Yet, museums can be a rich source of genealogical material, especially on female ancestors. Indeed, small local history museums are often a better resource for researching female forebears than they are for researching male ancestors. The reason for this lies in the materials such museums house. Most contain substantial collections of household items, generally made or at least owned by local families. Most such items are women's possessions, such as embroideries, tea sets, and cookbooks. A small museum somewhere may contain a sampler embroidered by your 7th great-grandmother, or a tea set her niece once used to entertain visitors.A Surprising Source of Information
You never know what kinds of items are in a museum collection, so when visiting, keep an open mind. You could find needlework, farming equipment, furniture, pots and pans, weaving looms, clothing-just about any everyday item. Items in collections will also generally belong to several different families. Read labels carefully! Also, ask questions about the origins of items on display. You could find out about items that may have belonged to your ancestors, but cannot be definitively traced to them. Many items, however, can be traced with little doubt to a particular person. An item that was found in their house, is described in detail in an inventory, or appears in a photograph with an individual clearly did belong to them. You could, indeed, find something that had been personalized with an ancestor's name--many items of silverware have their owners' names inscribed, while quilts often have the name of the woman who made them written, embroidered, or quilted on them. Virtually every sampler made by a young woman will have her name as a central design in the piece. Inscriptions or embroideries may also contain other useful information, such as the place and date an item was made, which can tell you when your family was living at a particular address. Names on items made by women also give clues to marriage dates. For instance, if your 5th great-grandmother, Mary (SMITH) Jones made a quilt in 1828 and signed it Mary Smith, you'll know that she had not yet married your 5th great-grandfather, Elijah Jones, at that date. This information can help you to search for marriage records for this couple much more efficiently than you otherwise could have.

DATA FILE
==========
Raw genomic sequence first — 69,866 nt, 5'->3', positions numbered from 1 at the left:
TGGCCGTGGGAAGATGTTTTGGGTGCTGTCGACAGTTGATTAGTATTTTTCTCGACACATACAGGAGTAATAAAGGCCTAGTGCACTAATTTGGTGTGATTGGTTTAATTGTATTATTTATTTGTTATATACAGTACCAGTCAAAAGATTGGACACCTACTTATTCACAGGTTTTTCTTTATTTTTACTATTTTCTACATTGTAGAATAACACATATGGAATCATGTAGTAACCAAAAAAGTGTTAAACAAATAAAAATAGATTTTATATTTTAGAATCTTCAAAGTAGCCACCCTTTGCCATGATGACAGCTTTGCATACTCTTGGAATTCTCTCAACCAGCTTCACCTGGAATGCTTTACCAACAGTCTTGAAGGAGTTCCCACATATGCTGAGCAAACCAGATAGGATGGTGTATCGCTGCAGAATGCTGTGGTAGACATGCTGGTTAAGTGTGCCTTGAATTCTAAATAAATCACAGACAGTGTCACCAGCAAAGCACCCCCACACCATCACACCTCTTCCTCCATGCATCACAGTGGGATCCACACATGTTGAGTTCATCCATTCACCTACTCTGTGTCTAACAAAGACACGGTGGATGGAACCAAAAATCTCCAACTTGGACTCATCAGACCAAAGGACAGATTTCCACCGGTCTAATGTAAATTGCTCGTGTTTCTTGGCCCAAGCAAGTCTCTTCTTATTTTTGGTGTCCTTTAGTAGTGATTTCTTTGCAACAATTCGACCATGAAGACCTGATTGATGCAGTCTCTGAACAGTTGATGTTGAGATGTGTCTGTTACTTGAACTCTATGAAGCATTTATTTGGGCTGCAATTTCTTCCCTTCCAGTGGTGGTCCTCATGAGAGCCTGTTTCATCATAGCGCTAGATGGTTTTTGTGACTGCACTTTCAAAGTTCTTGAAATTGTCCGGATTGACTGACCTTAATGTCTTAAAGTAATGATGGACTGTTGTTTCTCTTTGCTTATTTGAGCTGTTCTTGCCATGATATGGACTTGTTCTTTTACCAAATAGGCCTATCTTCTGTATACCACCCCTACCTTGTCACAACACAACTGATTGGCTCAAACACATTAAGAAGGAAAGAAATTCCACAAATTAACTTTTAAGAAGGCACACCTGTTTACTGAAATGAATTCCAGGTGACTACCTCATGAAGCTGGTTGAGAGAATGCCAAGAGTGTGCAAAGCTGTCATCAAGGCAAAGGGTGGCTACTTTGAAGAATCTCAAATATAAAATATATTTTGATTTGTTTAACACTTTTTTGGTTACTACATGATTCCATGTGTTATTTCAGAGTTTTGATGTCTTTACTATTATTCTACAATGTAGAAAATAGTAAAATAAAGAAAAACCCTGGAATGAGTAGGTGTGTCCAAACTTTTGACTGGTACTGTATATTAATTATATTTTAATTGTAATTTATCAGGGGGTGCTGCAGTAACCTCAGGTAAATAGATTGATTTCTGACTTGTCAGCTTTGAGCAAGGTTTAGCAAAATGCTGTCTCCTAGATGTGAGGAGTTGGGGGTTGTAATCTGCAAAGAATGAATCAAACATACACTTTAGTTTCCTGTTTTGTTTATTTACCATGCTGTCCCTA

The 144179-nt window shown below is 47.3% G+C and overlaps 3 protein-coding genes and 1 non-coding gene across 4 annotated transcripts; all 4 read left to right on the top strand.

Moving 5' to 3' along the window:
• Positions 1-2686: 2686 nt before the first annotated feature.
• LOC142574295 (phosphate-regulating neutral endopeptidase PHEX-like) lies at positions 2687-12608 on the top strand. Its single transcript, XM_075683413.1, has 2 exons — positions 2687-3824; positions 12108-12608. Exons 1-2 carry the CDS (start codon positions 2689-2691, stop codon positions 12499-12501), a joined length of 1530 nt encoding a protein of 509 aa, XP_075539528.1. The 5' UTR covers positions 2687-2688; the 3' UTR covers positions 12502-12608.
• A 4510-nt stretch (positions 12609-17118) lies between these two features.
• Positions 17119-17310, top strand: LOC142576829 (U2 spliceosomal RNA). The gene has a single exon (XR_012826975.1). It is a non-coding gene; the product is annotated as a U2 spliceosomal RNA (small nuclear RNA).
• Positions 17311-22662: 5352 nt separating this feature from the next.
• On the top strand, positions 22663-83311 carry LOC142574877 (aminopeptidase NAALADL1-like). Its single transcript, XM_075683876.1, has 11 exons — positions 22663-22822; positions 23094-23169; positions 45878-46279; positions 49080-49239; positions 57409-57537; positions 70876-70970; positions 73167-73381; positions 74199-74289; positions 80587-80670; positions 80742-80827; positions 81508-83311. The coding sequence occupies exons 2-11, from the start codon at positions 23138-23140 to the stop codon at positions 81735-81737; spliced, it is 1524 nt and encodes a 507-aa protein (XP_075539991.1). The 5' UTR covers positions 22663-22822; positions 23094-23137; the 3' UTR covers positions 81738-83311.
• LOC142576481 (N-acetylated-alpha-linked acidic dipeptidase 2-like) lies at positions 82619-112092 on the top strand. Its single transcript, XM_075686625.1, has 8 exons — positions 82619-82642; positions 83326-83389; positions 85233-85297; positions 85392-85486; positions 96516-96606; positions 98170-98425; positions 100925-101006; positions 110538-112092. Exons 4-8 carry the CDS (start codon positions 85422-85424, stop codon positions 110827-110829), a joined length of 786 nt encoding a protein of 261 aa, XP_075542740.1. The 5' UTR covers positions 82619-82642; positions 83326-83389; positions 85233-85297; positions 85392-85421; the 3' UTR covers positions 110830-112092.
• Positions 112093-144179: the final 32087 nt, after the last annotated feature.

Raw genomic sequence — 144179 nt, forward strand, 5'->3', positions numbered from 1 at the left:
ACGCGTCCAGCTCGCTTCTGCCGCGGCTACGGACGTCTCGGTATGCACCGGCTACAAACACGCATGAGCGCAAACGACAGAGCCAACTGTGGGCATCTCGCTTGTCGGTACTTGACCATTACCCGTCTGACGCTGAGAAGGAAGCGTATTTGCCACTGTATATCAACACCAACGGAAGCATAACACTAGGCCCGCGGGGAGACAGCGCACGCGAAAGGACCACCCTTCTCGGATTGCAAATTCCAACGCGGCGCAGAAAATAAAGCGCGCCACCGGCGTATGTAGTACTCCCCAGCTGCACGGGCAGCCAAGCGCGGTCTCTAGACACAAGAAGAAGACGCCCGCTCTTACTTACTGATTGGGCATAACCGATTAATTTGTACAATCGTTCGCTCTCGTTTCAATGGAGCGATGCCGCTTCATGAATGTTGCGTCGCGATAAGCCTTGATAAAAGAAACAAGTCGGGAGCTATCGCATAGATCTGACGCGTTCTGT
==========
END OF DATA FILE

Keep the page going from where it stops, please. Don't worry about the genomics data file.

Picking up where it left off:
Local museum curators are also great people to ask about local lore. They may have heard many oral traditions, giving a picture (often richly embroidered with some tall tales) of the more colorful aspects of life in town.
Even if you don't find any items that belonged to your own ancestors, just looking at items that did belong to their friends and neighbors can give you a profound sense of their world. In a small town, where everyone knew each other, there is a good chance that your forebears once drank cider from that cup on the corner shelf, helped quilt that bedspread in the upstairs room, or sat listening to that piano in the parlor.Look in Less Likely Places
Don't limit your research to museums in the town where an ancestor lived. Items from their household could be in the collections of larger regional museums. Handicrafts created by an individual could also be in a museum devoted to that particular craft. So, be sure to check folk art and quilt museums. You may also wish to see if local colleges and universities have collections of local history artifacts. If an item made by an ancestor is particularly distinctive, it could also be in a national museum that has a folk art, needlework, or furniture collection.
In many cases, you don't have to travel to be able to see an ancestor's handiwork. Searching for items from an ancestor's household in large museum collections can be easy to do at home. Books and catalogs published by the museums themselves are the best starting point. Also, be sure to read books on American folk arts. Well-illustrated volumes, available at many local public libraries, often contain information on thousands of individual items in collections across the country. The most in-depth coverage is in volumes devoted to a single craft or even era, such as 19th century quilts or 18th century pewter. Browse through these books, looking at the photo captions, which often identify who made the item in the picture, where, and when.
Items owned or made by an ancestor are fascinating genealogical finds. These items reveal personalities and lifestyles, and sometimes even provide vital data, such as dates and places of residence. With a little reading and a little legwork, you may be pleasantly surprised at the fun, and productive, time you can spend researching the past through that quilt in the corner.